An early 50’s letterhead on which are mounted photographs of the four Abbey Panels partners of the time. All were still working on the shop floor themselves then.
Top Row: Ted Loades and Les Bean.
Bottom Row: Bill Woodall and Ernie Wilkinson.
Ted had this hanging on his office wall at Loades Isle of Man Ltd.
Searching for better wages, and feeling he needed experience in the car industry, Ted next travelled to Coventry and worked for Carbodies (now London Taxis) before, early in 1939, transferring to Midland Sheet Metal on aircraft again. Then as the war began it was back to Coventry and AP Aircraft, ‘’working all hours, mostly with experienced car people, on sub-contract work for Nuffield, turning Spitfires out, wheeling the panels’’.
Ted still felt he could improve his lot. ‘’ We were doing very well, but we knew we could do better. There was a limit after which you couldn’t earn more. You did a job at a certain price in 2.5 hours but if you did it in 2 you weren’t entitled to more, so you eased back, and we didn’t like that at all, because we were all of the same calibre, people that could manage the job.’’ Hence Ted applied for a job at Letchford Swifts in Coventry, where a more open system was applied. Some bargaining followed. ‘’They asked me what I wanted per hour, I said 2s 9d’’. ‘’We only pay 2s 6d and that’s the top rate in Coventry’’. ‘’I said I’m sorry but I want 2s 9d’’.’’ I’m afraid you can’t have 2s 9d, we don’t pay that sort of money’’. I said ‘’that’s all right’’, put my tongue in my cheek and walked out as if it didn’t matter.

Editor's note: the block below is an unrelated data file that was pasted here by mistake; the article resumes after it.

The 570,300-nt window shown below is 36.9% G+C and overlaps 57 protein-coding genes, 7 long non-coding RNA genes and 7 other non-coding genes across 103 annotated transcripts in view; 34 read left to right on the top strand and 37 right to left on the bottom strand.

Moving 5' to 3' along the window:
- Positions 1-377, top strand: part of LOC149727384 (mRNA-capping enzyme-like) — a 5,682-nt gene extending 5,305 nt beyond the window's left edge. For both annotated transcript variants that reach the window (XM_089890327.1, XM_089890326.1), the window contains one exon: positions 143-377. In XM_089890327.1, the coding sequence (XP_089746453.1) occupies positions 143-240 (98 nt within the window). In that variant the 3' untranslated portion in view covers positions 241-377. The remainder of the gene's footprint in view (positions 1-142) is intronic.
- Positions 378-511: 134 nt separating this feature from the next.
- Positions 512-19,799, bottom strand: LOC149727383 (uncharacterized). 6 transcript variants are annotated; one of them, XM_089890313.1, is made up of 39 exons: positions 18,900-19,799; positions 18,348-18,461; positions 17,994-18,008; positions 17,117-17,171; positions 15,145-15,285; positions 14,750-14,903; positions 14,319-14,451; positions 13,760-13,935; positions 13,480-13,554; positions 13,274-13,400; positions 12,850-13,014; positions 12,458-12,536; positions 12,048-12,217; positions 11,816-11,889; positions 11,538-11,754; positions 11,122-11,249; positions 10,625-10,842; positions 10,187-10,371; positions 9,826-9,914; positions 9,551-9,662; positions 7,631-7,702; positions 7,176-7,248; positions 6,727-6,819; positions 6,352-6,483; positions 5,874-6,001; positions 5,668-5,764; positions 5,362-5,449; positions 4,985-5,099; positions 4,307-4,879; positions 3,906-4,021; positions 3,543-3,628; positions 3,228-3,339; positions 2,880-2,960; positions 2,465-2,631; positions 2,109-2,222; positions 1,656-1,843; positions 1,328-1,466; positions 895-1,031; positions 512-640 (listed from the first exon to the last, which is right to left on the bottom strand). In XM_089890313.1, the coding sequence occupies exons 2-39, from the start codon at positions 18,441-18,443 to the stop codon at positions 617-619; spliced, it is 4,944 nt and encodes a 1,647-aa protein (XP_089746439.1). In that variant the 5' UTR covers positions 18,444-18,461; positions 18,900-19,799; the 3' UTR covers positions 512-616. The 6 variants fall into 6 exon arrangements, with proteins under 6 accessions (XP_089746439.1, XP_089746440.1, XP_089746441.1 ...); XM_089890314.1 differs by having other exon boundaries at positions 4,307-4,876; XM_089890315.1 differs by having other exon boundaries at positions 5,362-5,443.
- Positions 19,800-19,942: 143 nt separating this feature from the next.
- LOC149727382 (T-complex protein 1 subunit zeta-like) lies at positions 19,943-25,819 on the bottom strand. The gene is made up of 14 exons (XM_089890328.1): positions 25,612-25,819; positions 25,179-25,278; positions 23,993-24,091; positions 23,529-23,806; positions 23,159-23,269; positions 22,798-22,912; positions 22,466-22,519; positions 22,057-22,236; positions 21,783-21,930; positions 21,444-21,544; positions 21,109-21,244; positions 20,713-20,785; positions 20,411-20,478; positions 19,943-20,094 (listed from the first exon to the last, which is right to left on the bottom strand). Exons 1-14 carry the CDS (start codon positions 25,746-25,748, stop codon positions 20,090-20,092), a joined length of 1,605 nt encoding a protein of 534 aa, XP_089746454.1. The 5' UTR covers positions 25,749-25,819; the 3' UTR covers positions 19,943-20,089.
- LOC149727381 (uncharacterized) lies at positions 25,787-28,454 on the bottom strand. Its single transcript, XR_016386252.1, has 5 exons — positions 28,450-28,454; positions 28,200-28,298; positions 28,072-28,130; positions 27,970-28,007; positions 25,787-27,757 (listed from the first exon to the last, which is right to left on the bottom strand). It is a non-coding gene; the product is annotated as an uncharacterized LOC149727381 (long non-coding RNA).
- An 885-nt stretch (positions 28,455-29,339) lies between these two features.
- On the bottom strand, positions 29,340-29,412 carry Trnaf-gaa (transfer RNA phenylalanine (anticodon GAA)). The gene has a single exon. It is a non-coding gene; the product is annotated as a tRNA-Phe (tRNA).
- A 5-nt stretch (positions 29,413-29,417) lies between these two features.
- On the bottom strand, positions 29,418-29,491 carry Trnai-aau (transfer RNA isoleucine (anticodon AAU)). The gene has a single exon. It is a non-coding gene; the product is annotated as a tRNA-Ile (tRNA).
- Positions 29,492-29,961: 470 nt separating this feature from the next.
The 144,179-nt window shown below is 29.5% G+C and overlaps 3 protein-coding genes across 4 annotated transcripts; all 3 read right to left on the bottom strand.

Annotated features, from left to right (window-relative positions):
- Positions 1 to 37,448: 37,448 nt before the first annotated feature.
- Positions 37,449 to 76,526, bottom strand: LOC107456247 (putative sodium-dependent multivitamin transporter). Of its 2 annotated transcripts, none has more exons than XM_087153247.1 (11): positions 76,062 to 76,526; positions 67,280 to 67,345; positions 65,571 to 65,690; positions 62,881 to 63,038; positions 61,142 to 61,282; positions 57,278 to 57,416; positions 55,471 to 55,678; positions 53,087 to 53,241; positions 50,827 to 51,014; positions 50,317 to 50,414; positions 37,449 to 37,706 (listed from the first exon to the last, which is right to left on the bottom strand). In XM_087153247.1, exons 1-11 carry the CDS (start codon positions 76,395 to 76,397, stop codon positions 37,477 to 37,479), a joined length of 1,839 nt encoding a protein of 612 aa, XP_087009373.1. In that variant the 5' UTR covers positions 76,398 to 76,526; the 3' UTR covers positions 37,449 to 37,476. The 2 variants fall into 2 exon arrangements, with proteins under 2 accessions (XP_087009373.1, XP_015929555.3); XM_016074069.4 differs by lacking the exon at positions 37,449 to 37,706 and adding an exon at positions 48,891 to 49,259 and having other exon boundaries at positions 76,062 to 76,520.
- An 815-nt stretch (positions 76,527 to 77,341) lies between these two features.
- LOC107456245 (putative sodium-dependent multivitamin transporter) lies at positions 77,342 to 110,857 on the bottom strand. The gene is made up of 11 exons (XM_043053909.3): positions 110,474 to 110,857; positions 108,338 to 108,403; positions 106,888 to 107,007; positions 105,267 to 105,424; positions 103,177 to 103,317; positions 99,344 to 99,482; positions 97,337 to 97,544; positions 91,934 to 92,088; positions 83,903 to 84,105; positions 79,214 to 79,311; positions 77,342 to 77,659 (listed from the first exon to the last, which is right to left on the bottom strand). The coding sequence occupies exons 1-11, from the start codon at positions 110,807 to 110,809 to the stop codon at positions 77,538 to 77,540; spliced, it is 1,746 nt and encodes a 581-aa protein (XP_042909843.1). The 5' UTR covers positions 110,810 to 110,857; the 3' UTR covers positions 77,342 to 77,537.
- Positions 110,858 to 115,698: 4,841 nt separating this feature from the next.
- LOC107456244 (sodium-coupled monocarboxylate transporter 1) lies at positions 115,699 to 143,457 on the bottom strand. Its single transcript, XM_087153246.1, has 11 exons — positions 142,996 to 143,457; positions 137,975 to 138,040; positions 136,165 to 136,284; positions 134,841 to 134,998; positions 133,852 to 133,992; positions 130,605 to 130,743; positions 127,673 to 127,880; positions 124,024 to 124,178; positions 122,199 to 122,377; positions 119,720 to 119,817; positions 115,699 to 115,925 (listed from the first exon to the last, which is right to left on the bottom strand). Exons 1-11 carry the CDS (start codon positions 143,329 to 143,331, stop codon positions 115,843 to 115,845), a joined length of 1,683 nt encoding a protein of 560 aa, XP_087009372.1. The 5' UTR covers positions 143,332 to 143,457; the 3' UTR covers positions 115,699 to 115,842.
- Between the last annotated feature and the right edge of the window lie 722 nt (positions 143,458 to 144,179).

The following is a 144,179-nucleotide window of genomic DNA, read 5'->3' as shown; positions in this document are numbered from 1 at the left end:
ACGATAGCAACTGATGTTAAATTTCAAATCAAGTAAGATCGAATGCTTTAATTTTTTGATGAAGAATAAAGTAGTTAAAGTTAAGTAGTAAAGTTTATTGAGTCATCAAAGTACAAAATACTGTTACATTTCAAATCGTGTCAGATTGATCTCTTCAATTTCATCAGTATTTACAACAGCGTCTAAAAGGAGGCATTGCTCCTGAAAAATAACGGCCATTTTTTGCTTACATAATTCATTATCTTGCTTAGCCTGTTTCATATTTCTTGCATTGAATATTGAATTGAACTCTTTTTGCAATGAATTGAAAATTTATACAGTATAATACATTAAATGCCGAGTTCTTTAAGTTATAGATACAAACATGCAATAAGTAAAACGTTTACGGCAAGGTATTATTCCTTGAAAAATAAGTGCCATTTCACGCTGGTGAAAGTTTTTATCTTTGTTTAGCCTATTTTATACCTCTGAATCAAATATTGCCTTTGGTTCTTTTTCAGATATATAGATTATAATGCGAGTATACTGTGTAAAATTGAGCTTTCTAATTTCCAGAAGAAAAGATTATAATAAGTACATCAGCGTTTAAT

But Mr Letchford caught up with Ted. ‘’Whoa’’ he said. ‘’I think I’ll have to pay it to you. When can you start?’’ And I said ‘’Now.’’ ‘’You won’t start now!’’ ‘’I will’’, I said and I started halfway through the afternoon and as it happened it was a Fairey Battle and I’d worked on that job before, so they thought I was a wonder man. And I said I’d three or four more people like me, if they wanted them. And they all followed me.’’